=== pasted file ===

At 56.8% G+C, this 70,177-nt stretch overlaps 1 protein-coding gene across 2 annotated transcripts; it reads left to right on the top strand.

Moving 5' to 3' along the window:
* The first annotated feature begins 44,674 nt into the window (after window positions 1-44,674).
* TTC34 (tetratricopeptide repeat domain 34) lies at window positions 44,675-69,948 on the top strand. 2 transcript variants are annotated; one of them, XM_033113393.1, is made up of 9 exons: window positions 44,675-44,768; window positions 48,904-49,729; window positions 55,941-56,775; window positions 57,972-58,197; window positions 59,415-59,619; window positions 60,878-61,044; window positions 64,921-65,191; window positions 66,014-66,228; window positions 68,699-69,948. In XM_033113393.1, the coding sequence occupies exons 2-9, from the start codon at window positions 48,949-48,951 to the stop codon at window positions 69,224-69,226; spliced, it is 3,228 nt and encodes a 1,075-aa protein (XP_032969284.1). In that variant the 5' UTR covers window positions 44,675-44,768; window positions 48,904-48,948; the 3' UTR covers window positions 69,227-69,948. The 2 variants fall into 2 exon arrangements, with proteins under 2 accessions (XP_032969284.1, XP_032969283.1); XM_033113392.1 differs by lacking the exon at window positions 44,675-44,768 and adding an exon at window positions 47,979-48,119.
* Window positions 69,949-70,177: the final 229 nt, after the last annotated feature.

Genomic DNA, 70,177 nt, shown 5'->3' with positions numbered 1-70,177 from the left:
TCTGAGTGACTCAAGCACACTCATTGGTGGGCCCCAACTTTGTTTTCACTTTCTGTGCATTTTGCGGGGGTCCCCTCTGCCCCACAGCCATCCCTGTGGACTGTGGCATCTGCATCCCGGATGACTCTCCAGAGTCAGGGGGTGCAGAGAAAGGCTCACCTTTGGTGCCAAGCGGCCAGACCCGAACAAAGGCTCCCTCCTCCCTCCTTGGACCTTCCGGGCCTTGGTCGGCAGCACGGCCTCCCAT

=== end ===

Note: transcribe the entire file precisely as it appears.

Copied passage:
At 56.8% G+C, this 70,177-nt stretch overlaps 1 protein-coding gene across 2 annotated transcripts; it reads left to right on the top strand.

Moving 5' to 3' along the window:
* The first annotated feature begins 44,674 nt into the window (after window positions 1-44,674).
* TTC34 (tetratricopeptide repeat domain 34) lies at window positions 44,675-69,948 on the top strand. 2 transcript variants are annotated; one of them, XM_033113393.1, is made up of 9 exons: window positions 44,675-44,768; window positions 48,904-49,729; window positions 55,941-56,775; window positions 57,972-58,197; window positions 59,415-59,619; window positions 60,878-61,044; window positions 64,921-65,191; window positions 66,014-66,228; window positions 68,699-69,948. In XM_033113393.1, the coding sequence occupies exons 2-9, from the start codon at window positions 48,949-48,951 to the stop codon at window positions 69,224-69,226; spliced, it is 3,228 nt and encodes a 1,075-aa protein (XP_032969284.1). In that variant the 5' UTR covers window positions 44,675-44,768; window positions 48,904-48,948; the 3' UTR covers window positions 69,227-69,948. The 2 variants fall into 2 exon arrangements, with proteins under 2 accessions (XP_032969284.1, XP_032969283.1); XM_033113392.1 differs by lacking the exon at window positions 44,675-44,768 and adding an exon at window positions 47,979-48,119.
* Window positions 69,949-70,177: the final 229 nt, after the last annotated feature.

Genomic DNA, 70,177 nt, shown 5'->3' with positions numbered 1-70,177 from the left:
TCTGAGTGACTCAAGCACACTCATTGGTGGGCCCCAACTTTGTTTTCACTTTCTGTGCATTTTGCGGGGGTCCCCTCTGCCCCACAGCCATCCCTGTGGACTGTGGCATCTGCATCCCGGATGACTCTCCAGAGTCAGGGGGTGCAGAGAAAGGCTCACCTTTGGTGCCAAGCGGCCAGACCCGAACAAAGGCTCCCTCCTCCCTCCTTGGACCTTCCGGGCCTTGGTCGGCAGCACGGCCTCCCAT